This is the backhand Snake Roll cast to a 45 degree angle change. It is mirror image of:
Just as when making the backhand Double Spey, you have to pay attention so that your rod tip doesn’t drift in behind your shoulder – remember with all Roll Casts it is important that the rod is canted (tilted) during the Casting Stroke, so that the rod tip travels above or just inside the anchor placement. A common fault is to place the anchor in the correct position but then to drift the rod tip in behind the shoulder, followed by a cast close to the vertical plane. This results in the rod tip not travelling directly above the anchor, making the cast inefficient, and you may even hook your shoulder in the process!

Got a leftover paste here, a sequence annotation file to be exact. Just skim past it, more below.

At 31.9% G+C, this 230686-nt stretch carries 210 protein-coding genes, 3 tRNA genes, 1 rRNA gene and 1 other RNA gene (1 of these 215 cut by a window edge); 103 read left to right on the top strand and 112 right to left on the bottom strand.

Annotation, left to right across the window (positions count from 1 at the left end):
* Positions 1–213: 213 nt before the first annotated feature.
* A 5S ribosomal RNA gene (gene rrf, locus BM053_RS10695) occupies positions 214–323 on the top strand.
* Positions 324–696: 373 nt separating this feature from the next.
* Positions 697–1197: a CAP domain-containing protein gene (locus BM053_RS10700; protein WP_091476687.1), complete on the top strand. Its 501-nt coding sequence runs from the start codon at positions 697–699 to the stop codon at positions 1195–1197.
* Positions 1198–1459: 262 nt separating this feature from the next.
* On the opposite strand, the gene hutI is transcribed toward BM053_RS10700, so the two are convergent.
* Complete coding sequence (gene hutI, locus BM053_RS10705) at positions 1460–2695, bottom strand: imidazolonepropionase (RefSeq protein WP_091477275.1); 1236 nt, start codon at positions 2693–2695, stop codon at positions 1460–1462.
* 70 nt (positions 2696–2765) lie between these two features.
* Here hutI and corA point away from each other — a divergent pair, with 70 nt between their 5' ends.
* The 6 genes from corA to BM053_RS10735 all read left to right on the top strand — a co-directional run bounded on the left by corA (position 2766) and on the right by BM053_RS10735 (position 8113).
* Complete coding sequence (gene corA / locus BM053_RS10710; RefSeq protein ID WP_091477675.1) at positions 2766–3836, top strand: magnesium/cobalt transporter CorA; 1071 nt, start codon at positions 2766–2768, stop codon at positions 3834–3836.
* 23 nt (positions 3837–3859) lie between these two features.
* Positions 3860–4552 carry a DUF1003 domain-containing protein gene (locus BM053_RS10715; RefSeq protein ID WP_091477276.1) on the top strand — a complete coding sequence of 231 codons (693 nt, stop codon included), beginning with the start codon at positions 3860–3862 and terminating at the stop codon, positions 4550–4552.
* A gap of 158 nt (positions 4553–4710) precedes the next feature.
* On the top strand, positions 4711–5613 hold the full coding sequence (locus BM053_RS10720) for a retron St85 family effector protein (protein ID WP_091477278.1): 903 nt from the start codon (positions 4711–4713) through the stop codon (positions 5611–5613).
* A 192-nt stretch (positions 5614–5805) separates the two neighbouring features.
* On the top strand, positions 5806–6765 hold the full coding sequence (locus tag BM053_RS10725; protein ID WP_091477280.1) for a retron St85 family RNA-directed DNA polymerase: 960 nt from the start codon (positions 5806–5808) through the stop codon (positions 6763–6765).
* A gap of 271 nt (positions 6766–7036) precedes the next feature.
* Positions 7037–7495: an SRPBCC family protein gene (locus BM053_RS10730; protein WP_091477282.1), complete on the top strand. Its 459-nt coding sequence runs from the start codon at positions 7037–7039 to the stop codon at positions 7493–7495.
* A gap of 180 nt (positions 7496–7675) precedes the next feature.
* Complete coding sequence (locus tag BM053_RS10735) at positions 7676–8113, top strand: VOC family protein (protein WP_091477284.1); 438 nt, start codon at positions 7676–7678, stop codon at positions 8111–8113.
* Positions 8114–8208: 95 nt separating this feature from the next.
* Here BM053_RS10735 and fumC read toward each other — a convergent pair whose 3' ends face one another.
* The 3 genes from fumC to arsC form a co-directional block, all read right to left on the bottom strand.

So, as with all Roll Casts, pay attention to the anchor alignment, the rear target position for the D-loop and the forward target where you want to present your fly, and make sure that they all align.
Before we move onto our next cast let us make a quick study of the differences, as well as the similarities, between the Double Spey and the Snake Roll:
They are both used in the same scenario, ie a downstream wind. The Double Spey is a waterborne anchor cast. It is most useful for heavy flies and sink tip lines. The Snake Roll is an airborne anchor cast. It has the advantage that it is both faster to perform and it causes less water disturbance. It is most useful for single lightweight flies. For wide angle changes of over 90 degrees the Snake Roll is easiest. For very narrow angle changes close to 0 degrees the Double Spey is easiest.
Remember: if you were to spend six months just practising anchor placements it would not be wasted time.
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